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Left Turn By Tim Groseclose - A Book Worth Reading

By Edited Oct 5, 2016 0 0


Left Turn, Tim Groseclose
Turn by Tim Groseclose definitely deserves a long, meticulous review. I will just try to sketch just a few of the reasons while it is worth reading from cover to cover.

Tim Groseclose specializes in political statistics and Left Turn: How Liberal Media Bias Distorts the American Mind is just the catchy title of an almost academic book. The author gathers the results of a seven-year long survey of the media in the US, its articles and journalists – a part of his job in UCLA; he also describes the circumstances related to the survey, its publication in academic journals and provides us with more popular explanations of its main points.

Groseclose’s survey proves something that has been obvious to me ever since I accidentally started following the articles and shows in NYT, Economist, WP, The Guardian, CNN as well as watching some movies that provoked my interest in politics and economics. This is – the majority of articles and broadcast is biased. Biased to the profit of the political left.

The government raises the minimal salary – the tone of approval is obvious even in the most plain of articles. A TV channel broadcasts the arrest of Rodney King, but cuts the part where he attacks the police and shows only police brutality. And a fresh example that is not included in the book – an African-American youngster is shot by a Latino guard.

Actually, this is not such a surprise – between 85 and 95, and somewhere even 97% of the journalists in a single media sympathize with the Democratic Party. Thus the bias in news are in many cases unintentional (bad thing about prejudice is that people do not realize they have one). What is really worrying though is the intentional bias. The logical result of this process is demonizing the political right and tolerance to the imperfections of the political left, no matter how serious they might be.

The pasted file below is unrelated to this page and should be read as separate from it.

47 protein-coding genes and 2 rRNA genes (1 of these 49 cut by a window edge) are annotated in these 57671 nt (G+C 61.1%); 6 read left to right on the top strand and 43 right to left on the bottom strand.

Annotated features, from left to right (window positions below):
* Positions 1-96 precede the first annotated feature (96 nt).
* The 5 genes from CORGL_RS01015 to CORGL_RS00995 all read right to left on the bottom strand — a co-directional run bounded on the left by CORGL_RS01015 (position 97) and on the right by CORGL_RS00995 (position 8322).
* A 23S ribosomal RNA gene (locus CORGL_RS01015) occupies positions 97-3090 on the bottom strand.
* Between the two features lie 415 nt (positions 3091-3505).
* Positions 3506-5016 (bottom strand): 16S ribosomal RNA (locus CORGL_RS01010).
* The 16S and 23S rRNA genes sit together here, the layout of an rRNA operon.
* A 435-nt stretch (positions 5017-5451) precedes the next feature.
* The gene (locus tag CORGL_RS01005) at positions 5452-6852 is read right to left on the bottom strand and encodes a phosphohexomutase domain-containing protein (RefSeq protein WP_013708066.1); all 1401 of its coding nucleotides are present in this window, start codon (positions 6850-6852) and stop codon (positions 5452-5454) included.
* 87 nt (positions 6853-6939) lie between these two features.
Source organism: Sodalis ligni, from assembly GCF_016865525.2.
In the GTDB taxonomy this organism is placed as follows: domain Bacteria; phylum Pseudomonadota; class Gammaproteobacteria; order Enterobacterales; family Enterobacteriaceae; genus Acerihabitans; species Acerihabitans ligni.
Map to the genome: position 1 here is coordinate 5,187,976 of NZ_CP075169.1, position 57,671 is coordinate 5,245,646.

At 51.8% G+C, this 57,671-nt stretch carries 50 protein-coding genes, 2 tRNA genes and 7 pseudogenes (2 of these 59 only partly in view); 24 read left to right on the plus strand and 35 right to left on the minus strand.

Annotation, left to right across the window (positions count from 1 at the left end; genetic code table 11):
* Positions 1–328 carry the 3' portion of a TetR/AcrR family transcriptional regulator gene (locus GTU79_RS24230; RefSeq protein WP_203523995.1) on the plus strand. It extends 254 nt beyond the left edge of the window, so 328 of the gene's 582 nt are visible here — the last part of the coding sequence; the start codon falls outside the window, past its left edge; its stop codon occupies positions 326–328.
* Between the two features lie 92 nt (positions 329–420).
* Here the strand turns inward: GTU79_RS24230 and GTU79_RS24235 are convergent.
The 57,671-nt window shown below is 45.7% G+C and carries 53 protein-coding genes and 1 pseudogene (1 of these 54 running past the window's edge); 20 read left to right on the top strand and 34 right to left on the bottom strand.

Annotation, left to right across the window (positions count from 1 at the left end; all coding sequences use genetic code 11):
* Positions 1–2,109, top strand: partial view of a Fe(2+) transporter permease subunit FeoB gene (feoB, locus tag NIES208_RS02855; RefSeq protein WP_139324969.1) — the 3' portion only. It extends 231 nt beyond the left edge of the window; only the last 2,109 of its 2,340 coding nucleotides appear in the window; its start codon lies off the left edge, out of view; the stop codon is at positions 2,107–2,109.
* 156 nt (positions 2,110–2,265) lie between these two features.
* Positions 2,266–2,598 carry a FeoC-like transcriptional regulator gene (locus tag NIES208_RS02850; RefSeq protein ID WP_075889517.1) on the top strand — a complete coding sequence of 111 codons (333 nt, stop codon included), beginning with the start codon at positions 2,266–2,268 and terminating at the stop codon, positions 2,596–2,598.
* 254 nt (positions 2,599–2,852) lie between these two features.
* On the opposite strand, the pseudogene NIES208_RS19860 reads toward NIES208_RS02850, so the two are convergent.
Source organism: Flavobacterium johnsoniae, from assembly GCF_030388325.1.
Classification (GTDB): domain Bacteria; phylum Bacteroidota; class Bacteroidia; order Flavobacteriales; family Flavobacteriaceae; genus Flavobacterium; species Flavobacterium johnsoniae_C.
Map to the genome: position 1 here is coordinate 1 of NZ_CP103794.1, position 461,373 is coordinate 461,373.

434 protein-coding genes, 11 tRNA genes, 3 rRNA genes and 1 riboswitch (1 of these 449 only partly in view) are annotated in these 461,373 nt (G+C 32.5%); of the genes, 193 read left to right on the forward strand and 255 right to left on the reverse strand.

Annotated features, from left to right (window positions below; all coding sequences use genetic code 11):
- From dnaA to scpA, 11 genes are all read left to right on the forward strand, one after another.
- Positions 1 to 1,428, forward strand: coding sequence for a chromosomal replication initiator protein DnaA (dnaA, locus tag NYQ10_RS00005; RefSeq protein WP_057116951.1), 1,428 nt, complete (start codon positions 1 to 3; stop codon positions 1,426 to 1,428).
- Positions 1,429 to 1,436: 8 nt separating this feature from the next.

Such a hot topic inevitably provokes polarized reactions. The book has received both accolades and strongly negative reviews from its readers and critics. Journalists, of course, are not in love with Groseclose’s conclusions. What is worth mentioning though is that academic circles have met the survey quite calmly – as I have already pointed out its results have been published in academic journals and are now quoted by authors in many new books on the topic.

My advice to all readers who would be interested in this book – be careful not take the conclusions for granted. Groseclose is presenting his arguments very fluently and in good order and it is very easy to believe him without question. But if you are really interested in the topic I would suggest you read more about the history of media in the US, at least forty years back from now. You should also make sure that you have a very good notion of what political right and left means, because the author’s explanations are sometimes blurred in this regard.

What Left Turn is really great about is that it can easily provoke a conversation about a focal point in modern society – the role of media in the Western world. And I believe a book that provokes an argument is a book worth reading!



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